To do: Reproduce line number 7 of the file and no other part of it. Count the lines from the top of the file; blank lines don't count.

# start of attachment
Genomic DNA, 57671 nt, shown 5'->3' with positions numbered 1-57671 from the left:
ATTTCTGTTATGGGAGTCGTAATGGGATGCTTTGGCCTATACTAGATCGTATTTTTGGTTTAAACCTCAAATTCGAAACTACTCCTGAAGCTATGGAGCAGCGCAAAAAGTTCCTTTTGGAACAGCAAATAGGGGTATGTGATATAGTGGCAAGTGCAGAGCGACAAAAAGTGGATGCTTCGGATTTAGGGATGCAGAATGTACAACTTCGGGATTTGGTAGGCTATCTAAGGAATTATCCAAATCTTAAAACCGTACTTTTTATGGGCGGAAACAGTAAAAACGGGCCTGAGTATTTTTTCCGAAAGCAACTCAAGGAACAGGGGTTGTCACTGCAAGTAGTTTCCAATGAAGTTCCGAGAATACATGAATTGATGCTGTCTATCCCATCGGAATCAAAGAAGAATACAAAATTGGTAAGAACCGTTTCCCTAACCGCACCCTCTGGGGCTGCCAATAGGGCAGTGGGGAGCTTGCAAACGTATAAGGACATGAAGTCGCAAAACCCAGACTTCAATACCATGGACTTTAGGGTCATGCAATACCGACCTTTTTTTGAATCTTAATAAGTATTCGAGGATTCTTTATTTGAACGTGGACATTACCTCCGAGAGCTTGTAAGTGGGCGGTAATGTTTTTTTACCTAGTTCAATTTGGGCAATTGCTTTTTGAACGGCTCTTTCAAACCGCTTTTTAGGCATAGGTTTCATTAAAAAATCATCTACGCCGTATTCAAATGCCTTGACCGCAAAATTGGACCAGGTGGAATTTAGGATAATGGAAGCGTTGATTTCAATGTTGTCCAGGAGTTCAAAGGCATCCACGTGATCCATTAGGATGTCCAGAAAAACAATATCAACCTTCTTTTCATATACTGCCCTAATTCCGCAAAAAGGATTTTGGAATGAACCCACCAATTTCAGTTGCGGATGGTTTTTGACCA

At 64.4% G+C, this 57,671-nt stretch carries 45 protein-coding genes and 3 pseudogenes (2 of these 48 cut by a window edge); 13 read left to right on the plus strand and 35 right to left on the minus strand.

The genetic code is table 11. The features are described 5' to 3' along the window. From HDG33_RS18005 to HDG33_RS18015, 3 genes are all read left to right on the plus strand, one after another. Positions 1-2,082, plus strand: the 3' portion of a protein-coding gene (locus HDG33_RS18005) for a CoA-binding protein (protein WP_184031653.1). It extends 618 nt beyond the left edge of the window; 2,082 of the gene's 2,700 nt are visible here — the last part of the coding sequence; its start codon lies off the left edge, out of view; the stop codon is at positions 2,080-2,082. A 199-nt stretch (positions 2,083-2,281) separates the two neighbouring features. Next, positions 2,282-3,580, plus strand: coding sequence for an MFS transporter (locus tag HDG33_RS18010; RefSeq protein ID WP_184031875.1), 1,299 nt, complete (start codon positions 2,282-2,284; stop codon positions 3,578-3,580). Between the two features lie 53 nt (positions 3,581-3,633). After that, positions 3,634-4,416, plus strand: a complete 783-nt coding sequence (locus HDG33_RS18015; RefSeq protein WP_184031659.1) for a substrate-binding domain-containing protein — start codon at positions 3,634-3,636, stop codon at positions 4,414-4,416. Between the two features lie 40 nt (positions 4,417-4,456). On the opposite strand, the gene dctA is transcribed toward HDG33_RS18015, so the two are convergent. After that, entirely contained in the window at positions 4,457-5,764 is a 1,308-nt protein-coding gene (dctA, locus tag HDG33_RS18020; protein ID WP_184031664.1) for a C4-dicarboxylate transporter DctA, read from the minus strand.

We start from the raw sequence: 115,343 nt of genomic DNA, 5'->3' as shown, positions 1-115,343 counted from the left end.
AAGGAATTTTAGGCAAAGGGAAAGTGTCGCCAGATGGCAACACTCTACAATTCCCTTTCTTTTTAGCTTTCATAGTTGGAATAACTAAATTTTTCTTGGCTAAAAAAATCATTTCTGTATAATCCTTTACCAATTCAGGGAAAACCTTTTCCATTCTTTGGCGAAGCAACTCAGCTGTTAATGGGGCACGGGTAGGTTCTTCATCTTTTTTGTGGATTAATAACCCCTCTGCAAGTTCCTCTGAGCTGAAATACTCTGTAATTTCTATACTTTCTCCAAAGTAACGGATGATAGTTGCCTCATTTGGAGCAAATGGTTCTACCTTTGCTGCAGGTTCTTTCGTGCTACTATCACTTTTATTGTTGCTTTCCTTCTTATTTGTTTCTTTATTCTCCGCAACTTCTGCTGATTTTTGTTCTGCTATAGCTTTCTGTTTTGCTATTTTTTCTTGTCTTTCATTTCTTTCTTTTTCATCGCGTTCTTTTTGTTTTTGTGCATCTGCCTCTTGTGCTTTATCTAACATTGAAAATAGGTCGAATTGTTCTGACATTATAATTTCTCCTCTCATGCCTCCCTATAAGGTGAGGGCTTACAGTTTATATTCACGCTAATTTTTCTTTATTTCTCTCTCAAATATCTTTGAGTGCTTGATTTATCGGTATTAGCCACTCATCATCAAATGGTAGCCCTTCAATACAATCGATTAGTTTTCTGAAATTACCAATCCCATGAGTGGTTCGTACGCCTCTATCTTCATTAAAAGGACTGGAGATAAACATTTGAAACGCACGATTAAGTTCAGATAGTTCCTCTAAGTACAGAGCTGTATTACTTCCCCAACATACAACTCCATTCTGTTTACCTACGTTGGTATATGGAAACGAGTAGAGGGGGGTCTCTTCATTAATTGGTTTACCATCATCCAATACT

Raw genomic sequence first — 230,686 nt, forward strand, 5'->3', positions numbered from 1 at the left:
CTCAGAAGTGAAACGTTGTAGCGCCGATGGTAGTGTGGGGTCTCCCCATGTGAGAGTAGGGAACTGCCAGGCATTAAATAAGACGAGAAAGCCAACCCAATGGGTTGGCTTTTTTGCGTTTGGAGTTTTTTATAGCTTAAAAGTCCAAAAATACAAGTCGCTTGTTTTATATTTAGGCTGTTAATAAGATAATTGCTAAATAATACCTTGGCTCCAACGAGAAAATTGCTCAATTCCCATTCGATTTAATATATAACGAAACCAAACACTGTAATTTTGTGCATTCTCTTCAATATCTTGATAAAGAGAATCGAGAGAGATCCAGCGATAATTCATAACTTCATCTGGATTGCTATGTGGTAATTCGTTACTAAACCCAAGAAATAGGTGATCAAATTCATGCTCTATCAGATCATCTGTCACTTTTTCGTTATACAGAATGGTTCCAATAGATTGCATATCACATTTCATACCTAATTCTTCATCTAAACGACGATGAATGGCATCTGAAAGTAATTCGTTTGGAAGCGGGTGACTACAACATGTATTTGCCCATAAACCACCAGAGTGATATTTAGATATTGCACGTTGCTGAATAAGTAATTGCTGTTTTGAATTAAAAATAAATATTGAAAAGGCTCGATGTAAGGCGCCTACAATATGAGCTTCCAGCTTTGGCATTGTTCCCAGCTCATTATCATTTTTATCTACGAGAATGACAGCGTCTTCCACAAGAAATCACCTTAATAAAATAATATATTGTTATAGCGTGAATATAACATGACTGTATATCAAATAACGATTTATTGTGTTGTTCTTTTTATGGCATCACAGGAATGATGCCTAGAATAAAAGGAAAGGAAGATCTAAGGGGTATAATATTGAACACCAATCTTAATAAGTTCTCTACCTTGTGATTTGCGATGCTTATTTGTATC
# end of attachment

Raw genomic sequence first — 230,686 nt, forward strand, 5'->3', positions numbered from 1 at the left: